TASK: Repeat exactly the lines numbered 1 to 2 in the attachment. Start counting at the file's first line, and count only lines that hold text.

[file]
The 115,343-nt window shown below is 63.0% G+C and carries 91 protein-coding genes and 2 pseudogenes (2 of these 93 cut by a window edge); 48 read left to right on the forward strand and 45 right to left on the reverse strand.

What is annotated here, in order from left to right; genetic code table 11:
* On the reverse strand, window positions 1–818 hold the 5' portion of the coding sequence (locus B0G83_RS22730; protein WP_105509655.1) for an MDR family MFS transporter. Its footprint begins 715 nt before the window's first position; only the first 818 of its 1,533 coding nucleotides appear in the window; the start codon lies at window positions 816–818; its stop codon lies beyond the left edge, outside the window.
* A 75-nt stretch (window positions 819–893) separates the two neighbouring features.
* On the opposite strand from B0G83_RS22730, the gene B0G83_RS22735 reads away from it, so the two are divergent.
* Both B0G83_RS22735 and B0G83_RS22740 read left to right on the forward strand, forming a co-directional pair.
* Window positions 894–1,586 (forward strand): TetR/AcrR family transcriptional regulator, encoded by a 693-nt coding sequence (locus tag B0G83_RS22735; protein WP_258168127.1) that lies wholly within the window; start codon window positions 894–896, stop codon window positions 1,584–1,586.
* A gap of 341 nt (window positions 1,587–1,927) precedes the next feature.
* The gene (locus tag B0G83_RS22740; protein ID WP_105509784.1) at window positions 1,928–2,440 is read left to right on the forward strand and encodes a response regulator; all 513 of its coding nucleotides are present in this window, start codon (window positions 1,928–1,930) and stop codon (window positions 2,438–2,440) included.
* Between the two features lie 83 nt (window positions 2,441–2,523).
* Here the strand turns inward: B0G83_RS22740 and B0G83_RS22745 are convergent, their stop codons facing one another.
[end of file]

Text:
The 115,343-nt window shown below is 63.0% G+C and carries 91 protein-coding genes and 2 pseudogenes (2 of these 93 cut by a window edge); 48 read left to right on the forward strand and 45 right to left on the reverse strand.

What is annotated here, in order from left to right; genetic code table 11: